John Butler, a process engineer in Stuller's research and development department, has 23 years of experience in multiple areas of metal fabrication. John's time in these departments is what gives him a unique insight into what is needed for a metal alloy  to be both practical and innovative. It is this insight coupled with his passion for sterling silver that led to the creation of Continuum Sterling Silver.

John's interest in sterling silver began shortly after the start of his career at Stuller. Inspired by Earnest A. Smith's book, Working in Precious Metals, and motivated by his supervisor, John started creating silver formulas with and without grain refiners and oxide inhibitors to learn all he could about what was possible. However, at this time in the industry, silver was not as popular as it is today, so John's formulas often didn't go very far.

It was his unique experience in die-striking that inspired John's idea for what characteristics a perfect sterling silver alloy would need. As part of metal fabrication, more emphasis was placed on the way metal could be manipulated. Processes like hard phases, annealing and heat-treating gave him greater first-hand knowledge on the importance of a metal's properties.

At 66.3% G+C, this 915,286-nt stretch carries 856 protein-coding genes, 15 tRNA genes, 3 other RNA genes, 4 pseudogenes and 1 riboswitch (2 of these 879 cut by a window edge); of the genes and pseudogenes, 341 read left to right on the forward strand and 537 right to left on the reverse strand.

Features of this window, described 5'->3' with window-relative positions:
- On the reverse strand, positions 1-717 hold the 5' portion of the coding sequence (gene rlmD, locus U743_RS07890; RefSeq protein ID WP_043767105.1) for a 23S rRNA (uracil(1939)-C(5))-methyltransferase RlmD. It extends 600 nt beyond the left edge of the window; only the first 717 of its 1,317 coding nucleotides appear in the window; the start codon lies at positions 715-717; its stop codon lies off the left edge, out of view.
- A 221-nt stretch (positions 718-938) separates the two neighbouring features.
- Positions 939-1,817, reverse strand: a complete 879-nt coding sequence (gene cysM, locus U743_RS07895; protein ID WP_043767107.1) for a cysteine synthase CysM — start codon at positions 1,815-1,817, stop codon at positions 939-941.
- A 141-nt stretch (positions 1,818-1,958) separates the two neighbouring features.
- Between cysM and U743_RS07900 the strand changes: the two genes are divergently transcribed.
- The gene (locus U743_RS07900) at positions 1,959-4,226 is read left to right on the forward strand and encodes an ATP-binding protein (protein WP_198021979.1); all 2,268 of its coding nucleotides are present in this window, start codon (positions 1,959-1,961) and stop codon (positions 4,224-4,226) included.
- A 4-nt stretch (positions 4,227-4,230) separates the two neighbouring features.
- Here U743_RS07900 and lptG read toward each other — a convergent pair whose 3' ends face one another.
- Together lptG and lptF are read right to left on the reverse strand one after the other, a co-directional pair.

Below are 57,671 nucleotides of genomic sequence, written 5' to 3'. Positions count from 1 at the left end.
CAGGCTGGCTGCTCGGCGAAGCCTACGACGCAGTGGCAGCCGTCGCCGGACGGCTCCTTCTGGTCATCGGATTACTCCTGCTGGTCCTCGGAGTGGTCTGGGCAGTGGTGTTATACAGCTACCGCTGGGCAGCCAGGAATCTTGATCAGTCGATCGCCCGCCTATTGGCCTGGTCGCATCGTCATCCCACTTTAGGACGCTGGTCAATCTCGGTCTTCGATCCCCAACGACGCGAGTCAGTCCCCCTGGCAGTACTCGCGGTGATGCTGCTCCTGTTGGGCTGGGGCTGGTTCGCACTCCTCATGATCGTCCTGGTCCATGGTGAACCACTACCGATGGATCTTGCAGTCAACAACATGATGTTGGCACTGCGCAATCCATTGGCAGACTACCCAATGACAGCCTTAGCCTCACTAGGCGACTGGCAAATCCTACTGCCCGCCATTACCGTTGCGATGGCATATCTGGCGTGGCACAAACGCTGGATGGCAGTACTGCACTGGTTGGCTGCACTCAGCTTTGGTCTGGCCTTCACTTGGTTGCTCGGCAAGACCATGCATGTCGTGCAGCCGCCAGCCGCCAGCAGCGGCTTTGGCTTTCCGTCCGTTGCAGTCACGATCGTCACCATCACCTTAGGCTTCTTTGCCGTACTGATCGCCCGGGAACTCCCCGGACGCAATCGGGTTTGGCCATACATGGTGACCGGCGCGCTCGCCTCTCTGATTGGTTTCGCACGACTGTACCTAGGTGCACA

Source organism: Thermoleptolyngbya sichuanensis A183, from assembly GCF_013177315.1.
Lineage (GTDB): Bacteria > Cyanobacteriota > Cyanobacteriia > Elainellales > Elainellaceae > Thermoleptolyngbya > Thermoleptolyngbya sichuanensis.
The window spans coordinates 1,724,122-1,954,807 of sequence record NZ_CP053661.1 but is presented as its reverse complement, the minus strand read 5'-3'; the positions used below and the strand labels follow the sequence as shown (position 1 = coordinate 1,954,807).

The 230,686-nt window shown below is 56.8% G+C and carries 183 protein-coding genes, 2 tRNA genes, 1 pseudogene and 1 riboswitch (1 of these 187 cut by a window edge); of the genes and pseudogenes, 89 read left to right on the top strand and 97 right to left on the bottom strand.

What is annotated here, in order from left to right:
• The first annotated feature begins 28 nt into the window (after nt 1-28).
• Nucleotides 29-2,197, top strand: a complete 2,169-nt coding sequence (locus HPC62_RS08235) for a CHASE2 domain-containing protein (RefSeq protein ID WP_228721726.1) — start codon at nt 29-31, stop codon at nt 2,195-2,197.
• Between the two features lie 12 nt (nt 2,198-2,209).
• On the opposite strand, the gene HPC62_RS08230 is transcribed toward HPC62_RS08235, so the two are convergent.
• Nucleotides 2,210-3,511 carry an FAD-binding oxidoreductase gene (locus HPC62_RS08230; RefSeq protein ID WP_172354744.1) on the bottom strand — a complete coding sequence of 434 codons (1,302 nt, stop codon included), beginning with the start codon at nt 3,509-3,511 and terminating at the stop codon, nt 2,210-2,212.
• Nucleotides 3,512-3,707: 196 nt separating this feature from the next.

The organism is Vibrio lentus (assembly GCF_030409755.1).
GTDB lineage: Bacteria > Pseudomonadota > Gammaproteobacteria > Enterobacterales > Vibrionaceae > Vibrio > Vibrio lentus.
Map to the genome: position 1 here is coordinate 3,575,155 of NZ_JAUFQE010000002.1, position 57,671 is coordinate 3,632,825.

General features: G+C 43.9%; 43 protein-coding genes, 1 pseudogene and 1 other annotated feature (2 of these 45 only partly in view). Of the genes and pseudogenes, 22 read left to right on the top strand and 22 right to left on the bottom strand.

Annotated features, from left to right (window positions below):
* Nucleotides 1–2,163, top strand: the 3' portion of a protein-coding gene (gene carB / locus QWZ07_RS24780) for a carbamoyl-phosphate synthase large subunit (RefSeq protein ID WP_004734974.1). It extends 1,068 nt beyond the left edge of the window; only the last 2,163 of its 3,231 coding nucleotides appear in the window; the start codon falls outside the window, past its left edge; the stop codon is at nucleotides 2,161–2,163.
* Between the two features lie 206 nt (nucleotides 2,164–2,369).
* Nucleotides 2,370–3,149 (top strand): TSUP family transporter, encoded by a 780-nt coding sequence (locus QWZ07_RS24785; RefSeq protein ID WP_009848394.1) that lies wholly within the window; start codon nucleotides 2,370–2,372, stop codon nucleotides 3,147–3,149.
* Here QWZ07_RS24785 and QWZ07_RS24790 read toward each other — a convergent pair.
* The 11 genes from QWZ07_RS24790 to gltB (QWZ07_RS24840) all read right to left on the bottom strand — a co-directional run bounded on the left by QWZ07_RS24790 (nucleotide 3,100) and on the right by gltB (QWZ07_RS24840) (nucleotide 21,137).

Taking his insight back to research and development, John began to fine-tune his silver formulas. Dennis Busby in Stuller's casting department challenged John to make a harder sterling formula. The duo discussed the importance of the metal's hardness and tarnish resistance. A sample cast was created and analyzed after each formula change until the recipe was just right.

The main obstacle they faced with the new alloy was retaining silver metal qualities, as only 7.5% of the composition could be other metals. This made for a small margin of error, but one John was sure they could overcome. Two formulas showed the most promise, but were still shy of the ultimate goal. Inspiration struck, and John decided to combine these two new formulas in a 40%/60% mixture that was labeled SX-8 (Sterling Experimental Eight Elements). When cast, the alloy hit every goal and preformed better than expected.

With the renewed sense of excitement, John took the new metal alloy to Stuller's metallurgist Shan Aithal, PhD, for analysis and the silver alloy now stands as the most tested metal ever produced by Stuller. Called Continuum Sterling Silver, John Butler's idea for a tarnish resistant sterling silver alloy that would cast harder was finally realized.

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